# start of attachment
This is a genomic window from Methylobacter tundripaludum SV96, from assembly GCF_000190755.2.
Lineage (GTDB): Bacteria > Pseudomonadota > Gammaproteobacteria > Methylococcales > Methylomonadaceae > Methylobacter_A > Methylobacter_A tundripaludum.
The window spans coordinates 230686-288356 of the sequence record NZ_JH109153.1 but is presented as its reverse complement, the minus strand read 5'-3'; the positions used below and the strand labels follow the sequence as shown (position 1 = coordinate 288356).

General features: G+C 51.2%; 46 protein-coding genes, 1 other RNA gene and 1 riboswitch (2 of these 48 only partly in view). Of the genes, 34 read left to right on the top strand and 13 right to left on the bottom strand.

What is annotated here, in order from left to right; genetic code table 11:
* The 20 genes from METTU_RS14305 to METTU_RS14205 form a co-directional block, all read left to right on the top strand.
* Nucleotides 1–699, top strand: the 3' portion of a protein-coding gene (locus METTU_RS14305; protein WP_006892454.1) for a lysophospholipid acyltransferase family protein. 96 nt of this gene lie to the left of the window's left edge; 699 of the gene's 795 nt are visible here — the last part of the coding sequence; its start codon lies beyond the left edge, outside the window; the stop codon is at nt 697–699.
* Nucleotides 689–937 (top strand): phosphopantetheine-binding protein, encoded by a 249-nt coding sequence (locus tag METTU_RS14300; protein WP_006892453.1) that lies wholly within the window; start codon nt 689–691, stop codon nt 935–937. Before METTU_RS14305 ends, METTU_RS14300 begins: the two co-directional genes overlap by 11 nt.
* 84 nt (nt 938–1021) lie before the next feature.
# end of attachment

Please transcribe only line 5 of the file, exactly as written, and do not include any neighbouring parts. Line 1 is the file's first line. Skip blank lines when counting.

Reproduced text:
What is annotated here, in order from left to right; genetic code table 11: